Monday, 9 April 2018

Central bank tightening could lead to “market panic”

The S&P 500 fell 1.4 percent last week.

In a volatile week, the S&P 500 rose for three consecutive days but still ended the week down as a result of 2.2 percent declines on Monday and Friday.

Much of the attention last week was on a simmering trade war between the US and China after the former announced tariffs on the latter and China responded with retaliatory tariffs.

However, James Dimon, the chief executive officer of JPMorgan Chase & Co, reminded readers in his annual letter to shareholders on Thursday that markets were also facing the reversal of quantitative easing by the world's central banks.

“Since QE has never been done on this scale and we don’t completely know the myriad effects it has had on asset prices, confidence, capital expenditures and other factors, we cannot possibly know all of the effects of its reversal,” he wrote. “I believe that many people underestimate the possibility of higher inflation and wages, which means they might be underestimating the chance that the Federal Reserve may have to raise rates faster than we all think.”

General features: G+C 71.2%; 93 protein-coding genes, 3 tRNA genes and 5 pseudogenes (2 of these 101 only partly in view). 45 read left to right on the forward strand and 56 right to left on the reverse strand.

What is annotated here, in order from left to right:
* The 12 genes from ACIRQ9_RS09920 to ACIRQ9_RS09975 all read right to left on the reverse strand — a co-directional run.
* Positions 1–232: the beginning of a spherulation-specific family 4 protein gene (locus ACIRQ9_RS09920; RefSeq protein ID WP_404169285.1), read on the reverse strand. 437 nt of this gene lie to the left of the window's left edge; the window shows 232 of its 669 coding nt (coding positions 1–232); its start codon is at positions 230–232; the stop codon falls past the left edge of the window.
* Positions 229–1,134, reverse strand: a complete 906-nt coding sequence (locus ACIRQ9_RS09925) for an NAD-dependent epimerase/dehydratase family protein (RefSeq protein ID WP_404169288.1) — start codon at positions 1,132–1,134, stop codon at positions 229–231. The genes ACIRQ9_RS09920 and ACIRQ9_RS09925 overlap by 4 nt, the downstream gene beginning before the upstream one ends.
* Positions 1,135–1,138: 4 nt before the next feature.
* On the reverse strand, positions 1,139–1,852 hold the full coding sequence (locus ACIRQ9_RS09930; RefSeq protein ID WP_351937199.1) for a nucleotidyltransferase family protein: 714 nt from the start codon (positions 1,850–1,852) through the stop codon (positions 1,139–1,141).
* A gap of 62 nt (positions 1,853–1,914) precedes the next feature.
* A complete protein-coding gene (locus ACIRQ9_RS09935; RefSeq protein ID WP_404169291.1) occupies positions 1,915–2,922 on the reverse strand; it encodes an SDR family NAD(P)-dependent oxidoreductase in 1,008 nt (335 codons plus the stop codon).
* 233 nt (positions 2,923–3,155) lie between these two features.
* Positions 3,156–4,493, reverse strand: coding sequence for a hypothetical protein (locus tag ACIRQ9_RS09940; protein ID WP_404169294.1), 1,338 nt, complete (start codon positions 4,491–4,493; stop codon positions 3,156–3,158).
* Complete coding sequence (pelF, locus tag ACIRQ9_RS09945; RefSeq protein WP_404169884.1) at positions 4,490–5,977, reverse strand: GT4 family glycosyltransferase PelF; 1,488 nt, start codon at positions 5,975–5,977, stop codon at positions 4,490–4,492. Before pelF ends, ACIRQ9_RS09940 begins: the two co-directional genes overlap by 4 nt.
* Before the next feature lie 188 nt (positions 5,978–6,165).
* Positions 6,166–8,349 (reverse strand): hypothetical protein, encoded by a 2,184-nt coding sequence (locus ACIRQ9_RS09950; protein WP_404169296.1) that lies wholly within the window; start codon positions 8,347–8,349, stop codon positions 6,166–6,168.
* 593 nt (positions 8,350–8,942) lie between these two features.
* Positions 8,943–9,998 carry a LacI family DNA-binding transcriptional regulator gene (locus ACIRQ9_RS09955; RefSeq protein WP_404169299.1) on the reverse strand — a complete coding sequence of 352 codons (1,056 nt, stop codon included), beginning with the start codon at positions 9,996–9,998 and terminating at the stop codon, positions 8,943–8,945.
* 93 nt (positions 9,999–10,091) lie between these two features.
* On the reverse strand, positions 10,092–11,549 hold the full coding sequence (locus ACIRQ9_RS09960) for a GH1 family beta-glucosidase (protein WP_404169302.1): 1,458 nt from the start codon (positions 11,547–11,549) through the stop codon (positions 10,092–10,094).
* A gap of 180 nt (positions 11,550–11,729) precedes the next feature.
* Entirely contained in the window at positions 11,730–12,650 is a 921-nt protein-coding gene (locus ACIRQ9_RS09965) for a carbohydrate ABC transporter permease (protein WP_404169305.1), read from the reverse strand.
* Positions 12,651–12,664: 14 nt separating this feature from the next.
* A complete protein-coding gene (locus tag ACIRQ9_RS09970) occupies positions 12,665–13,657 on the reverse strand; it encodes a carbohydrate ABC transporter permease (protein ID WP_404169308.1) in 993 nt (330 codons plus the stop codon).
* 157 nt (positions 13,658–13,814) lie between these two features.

Faster-than-expected Fed tightening “could lead to more uncertainty and market volatility”, which in turn could “create market panic”.

Dimon did add that he thought the odds of such a panic are low.

Not so Guggenheim Investments' global chief investment officer Scott Minerd.

“As interest rates keep ratcheting higher, with record levels of corporate debt it's going to be harder and harder to service,” Minerd told CNBC.

“Ultimately, when the chickens come home to roost and we have a recession, we're going to see a lot of pressure on equities especially as defaults rise, and I think once we reach a peak that we'll probably see a 40 percent retracement in equities,” he warned.

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